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Poor roads affect trade, tourism

By - JOE KIARIE | June 29th 2013


There is no more tormenting moment that haunts truck drivers than the experience they face on the Voi-Taveta road.   Amani Patrick, a Tanzanian truck driver, is a victim and describes the situation as pathetic.

His agony sums up that of any other motorist who has used the heavily dilapidated road over the years. The road, which forms part of the East Africa Community (EAC) Regional Trunk Road Network, is of strategic economic importance to the region. It is meant to link the port of Mombasa to northern Tanzania and beyond to Rwanda, Burundi and eastern DRC through Voi and Arusha. Traders from Tanzania and the highly productive Taveta area also rely on the road to access the market in Mwatate, Voi and Mombasa. Tanzania is among the leading markets for Kenyan products.

 ‘I would be shocked’

Apart from facilitating cross-border trade through the Holili border point, the road is also used by tourists traveling to Mombasa from Tanzania and vice versa, as well as those going into Kenya’s largest national parks, Tsavo East and Tsavo West.

But nothing on the road depicts its stature.

Save for a short newly tarmacked section just after Voi, the rest of the road is heavily potholed, with drivers at times forced to drive for kilometers off the main road. The 89-kilometre section between Mwatate and Taveta, which snakes through Tsavo West’s vast grasslands, poses the greatest nightmare due to its loose soil surface. For most motorists, a journey that is supposed to take about one hour normally takes up to seven hours. The slow speed at which they manoeuvre every inch of the road, coupled with the large number of vehicles undergoing repairs by the roadside, explains why.

We meet Amani, who supplies imported construction materials from Mombasa to Arusha, Moshi and Dar es Salaam. He is stranded after his truck broke down near Taveta.

“I have suffered countless mechanical breakdowns on this road,” he laments. “I would be shocked if I make one smooth trip.”

To minimise the breakdowns, Amani, like most other truck drivers, says he now limits his cargo to just seven tonnes.

“Despite this, the truck consumes an average of Sh200,000 on repairs monthly,” he says. “During rainy seasons, I just forget about work.”

Sealing potholes

At some sections of the road, youths have also taken it upon themselves to seal the potholes and seek handouts from motorists. The absence of a single filling or service station between Mwatate and Taveta compounds motorists’ misery.

Criminals have taken full advantage of the situation to terrorise motorists. Gerard Kariuki, a turn-boy with Amazon Ltd, transports cooking salt from Mombasa to Taveta and carries farm produce on the way back. We find him stranded, at Msituni area near Maktau, after their lorry suffered a broken axle in the dead of the night. Having safely spent the rest of the night in the cabin, he counts himself lucky.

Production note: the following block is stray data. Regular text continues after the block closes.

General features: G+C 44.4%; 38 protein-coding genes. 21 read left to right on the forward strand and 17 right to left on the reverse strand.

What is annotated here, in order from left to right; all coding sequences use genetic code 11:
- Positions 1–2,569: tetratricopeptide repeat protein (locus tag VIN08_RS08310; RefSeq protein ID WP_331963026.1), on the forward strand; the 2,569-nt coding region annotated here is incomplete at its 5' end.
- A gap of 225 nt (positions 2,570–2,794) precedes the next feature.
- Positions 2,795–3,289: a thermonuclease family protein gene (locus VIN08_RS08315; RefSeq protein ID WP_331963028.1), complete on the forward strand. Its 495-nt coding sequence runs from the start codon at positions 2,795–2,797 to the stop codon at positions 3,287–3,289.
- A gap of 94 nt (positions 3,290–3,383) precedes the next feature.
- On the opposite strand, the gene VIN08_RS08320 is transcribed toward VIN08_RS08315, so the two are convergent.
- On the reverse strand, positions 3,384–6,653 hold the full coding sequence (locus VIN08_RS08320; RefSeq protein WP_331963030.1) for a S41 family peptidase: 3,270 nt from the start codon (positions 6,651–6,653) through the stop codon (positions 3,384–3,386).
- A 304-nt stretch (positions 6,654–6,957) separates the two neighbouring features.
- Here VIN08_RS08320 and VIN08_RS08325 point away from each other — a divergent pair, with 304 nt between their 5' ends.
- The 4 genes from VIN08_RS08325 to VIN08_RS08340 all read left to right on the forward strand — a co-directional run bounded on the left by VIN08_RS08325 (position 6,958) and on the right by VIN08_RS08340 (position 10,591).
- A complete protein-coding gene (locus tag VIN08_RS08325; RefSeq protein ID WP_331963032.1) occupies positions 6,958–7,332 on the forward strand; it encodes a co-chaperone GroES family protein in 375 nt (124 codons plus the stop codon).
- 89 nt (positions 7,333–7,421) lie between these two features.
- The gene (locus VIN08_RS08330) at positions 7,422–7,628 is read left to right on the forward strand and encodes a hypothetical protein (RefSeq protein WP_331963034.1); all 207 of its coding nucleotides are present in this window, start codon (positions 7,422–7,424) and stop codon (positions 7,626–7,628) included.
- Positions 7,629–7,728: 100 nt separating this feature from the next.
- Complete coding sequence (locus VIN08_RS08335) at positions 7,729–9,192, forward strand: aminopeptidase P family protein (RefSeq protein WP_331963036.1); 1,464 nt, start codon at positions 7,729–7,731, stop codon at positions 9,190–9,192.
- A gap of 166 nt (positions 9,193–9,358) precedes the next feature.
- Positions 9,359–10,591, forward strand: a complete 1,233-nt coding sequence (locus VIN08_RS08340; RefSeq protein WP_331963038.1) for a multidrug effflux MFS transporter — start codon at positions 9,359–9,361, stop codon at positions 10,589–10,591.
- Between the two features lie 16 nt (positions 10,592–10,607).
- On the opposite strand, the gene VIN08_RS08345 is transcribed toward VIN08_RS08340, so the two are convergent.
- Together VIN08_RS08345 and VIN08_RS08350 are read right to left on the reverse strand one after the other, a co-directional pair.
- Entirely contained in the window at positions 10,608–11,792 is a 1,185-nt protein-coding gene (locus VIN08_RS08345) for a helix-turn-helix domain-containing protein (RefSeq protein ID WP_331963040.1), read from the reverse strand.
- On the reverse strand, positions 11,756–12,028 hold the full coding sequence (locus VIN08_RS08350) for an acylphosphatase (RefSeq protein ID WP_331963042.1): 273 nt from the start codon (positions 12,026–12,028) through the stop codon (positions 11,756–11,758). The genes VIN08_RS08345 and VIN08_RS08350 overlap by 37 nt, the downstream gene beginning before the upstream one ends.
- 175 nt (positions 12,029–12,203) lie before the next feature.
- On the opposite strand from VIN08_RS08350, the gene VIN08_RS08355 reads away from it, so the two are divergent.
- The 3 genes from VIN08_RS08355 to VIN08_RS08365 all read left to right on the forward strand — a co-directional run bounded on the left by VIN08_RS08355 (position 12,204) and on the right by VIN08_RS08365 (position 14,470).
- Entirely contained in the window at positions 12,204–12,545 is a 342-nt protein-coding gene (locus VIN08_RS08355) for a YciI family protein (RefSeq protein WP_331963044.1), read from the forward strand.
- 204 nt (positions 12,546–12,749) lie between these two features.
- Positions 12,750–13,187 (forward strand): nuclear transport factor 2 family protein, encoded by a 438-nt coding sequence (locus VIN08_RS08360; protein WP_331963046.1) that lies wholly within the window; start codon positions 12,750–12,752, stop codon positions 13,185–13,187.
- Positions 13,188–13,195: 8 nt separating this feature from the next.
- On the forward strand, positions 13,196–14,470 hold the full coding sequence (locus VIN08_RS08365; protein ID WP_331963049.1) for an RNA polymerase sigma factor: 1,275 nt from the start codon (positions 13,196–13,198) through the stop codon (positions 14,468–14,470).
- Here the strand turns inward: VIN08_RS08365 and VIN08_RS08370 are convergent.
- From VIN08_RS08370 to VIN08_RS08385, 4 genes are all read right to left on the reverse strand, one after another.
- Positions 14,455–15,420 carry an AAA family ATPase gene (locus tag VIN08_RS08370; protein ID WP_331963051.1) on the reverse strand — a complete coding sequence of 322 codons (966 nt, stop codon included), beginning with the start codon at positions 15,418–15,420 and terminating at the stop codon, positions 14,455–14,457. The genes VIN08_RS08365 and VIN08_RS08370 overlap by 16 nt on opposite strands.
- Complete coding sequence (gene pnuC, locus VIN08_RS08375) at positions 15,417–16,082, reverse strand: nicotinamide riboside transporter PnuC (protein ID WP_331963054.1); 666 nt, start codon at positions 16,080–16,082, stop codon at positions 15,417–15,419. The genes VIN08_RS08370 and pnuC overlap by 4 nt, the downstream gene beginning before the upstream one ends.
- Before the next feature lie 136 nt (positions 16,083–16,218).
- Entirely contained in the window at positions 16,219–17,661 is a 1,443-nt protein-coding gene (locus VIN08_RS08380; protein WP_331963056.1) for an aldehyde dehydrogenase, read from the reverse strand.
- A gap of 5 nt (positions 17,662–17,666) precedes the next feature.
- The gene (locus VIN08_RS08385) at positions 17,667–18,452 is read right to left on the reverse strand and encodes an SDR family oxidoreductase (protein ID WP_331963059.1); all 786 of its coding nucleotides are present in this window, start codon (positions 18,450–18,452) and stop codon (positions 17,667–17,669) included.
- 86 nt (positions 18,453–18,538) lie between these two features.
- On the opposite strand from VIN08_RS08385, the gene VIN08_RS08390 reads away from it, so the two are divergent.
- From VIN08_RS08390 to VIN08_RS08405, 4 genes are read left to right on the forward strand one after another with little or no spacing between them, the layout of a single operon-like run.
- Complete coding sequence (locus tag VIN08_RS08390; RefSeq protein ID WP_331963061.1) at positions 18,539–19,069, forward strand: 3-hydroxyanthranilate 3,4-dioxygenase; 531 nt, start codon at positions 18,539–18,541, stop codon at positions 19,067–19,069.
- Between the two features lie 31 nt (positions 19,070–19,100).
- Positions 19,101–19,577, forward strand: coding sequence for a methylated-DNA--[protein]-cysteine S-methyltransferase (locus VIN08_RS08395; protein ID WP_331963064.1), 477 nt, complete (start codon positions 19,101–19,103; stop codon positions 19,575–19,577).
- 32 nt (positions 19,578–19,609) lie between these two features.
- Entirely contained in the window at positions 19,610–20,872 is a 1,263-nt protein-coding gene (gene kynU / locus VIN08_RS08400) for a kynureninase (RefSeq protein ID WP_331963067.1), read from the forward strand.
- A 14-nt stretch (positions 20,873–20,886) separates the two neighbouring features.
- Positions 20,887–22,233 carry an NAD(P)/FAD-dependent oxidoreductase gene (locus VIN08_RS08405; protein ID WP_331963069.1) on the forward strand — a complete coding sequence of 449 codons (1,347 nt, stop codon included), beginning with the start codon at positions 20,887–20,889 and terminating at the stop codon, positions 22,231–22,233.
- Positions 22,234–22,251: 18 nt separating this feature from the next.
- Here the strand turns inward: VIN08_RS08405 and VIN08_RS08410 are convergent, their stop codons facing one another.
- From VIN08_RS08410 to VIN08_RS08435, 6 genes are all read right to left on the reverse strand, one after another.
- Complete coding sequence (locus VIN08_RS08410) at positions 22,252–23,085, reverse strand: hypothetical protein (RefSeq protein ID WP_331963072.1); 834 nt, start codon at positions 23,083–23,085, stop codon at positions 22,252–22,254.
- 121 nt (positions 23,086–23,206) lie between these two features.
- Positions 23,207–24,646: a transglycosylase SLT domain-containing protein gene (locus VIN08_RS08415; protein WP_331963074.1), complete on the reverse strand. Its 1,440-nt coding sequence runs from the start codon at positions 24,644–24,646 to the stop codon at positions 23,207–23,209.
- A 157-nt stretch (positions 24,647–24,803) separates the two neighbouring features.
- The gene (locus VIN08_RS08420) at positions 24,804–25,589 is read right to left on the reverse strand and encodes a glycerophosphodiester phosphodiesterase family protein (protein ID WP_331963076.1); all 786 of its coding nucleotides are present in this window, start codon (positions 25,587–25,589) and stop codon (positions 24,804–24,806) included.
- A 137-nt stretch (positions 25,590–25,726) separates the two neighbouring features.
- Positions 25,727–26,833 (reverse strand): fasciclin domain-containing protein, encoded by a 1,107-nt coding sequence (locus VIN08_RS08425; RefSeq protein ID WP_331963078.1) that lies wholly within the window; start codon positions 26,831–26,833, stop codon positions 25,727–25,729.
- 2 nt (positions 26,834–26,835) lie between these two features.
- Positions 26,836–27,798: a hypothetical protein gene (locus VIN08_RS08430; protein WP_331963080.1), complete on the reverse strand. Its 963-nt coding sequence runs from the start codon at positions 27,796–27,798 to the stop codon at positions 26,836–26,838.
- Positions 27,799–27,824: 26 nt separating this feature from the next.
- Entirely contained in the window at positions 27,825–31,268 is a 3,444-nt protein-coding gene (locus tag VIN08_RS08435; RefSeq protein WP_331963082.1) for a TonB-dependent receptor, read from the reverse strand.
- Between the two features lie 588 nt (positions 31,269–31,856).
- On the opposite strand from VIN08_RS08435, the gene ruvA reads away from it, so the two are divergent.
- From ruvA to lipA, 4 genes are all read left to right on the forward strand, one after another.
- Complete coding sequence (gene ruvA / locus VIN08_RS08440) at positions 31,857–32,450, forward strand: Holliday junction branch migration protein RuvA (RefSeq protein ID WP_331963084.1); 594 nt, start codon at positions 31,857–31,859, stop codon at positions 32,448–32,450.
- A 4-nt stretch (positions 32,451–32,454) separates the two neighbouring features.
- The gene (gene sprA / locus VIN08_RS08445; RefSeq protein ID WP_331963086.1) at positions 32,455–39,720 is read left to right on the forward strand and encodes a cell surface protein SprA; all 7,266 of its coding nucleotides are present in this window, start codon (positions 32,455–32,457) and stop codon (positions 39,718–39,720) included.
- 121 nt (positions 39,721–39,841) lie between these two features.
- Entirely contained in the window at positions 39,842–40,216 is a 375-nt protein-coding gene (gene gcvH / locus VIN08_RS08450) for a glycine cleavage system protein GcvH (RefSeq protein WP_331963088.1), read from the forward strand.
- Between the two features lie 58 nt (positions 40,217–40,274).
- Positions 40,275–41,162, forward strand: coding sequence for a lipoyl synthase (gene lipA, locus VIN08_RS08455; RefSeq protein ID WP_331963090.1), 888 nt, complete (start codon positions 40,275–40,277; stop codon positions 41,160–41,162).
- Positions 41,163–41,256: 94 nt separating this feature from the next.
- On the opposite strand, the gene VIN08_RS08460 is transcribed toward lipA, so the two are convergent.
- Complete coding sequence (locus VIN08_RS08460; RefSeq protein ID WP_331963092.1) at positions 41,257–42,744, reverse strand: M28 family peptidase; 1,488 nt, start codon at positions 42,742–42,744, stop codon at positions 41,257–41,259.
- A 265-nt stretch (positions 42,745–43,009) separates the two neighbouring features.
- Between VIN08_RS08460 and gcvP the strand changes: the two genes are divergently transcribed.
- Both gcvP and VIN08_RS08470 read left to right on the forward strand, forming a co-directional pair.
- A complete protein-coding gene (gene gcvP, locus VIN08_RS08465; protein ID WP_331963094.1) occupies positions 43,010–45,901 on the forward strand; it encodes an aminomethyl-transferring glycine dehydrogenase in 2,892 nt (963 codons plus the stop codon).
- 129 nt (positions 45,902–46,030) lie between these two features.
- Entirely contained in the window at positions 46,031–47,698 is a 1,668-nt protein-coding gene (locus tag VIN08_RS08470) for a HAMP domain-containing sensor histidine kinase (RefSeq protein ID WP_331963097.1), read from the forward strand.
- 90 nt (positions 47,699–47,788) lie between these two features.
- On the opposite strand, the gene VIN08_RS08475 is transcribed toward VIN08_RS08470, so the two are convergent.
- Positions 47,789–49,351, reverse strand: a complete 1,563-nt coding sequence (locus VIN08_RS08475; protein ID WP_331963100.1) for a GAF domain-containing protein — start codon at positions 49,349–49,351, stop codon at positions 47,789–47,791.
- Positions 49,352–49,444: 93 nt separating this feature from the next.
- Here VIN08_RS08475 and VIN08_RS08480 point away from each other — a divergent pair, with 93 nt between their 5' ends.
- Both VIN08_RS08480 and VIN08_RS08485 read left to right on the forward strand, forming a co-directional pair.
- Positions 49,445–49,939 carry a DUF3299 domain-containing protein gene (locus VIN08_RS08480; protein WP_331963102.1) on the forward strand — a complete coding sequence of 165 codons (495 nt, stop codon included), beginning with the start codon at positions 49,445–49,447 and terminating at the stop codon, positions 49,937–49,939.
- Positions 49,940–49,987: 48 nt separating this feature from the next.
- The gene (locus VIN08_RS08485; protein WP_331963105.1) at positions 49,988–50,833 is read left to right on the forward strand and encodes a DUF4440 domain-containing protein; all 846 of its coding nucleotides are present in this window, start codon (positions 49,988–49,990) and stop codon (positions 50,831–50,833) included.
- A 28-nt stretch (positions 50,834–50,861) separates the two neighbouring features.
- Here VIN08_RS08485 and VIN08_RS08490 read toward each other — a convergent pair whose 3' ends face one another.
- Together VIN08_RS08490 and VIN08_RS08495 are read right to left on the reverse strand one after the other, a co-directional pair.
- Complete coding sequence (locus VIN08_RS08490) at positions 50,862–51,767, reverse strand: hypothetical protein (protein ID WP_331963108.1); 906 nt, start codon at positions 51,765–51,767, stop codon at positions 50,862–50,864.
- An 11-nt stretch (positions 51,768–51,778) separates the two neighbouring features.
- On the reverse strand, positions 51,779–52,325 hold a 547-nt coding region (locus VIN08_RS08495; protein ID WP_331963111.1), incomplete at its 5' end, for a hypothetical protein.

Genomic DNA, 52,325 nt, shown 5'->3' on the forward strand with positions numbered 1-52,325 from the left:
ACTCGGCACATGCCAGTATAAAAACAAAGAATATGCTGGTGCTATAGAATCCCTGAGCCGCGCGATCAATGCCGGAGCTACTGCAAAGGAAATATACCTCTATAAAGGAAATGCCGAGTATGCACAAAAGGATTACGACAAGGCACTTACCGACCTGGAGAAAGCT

“Robbers often attack and steal oil, batteries and other vehicle parts. They also capitalise on the slow speed to rip apart the canvas and offload goods,” he says, singling out Maktau area as a hotspot.

Kariuki was on the receiving end only a month ago, when the lorry overturned as it negotiated a pothole at Salaita area near Taveta. Tourists, especially those accessing either the Tsavo West National Park or the Sarova Salt Lick Game Lodge through Mwatate have not been spared the anguish. A few kilometres to Mwatate, a group of five German tourists headed to the lodge from Mombasa wander around as mechanics fix a puncture on their van.

“This happens almost every time I use this road,” fumes Saidi Auguste, the driver guide. He says most tour drivers avoid the road, opting for the longer but smoother Namanga route to enter Tanzania. Mr Julius Kimani, a Kenya Wildlife Services (KWS) Senior Assistant Director, says the poor road condition has equally effected wildlife conservation. “During the recent rainy season, I had to open up almost 60km of the park to motorists at Maktau as the road was totally impassable,” he says. “Transport of KWS supplies to Taveta and Jipe stations was impossible. I personally had to fly to Taveta but not everyone has this privilege.” Amani and others dream of getting to the Tanzanian side of the border: once there, one is welcomed by smooth tarmacked roads.

Motorists can finally anticipate smoother rides after the African Development Bank (AfDB) recently approved loans of Sh19.5 billion for the construction of the 157.5-kilometer road project from Voi to Taveta and further to Arusha through Holili.

A project of the EAC is set to commence next year and be completed by December 2018. Kenya will receive Sh9.4 billion of the loan approved by the AfDB board in April, while Tanzania will be awarded Sh10 billion.

In Kenya, the funding will help upgrade the Taveta-Mwatate road, construction of a 12km Taveta Bypass and build two roadside amenities, each at Bura and Maktau. Work is currently underway to make the road motorable.

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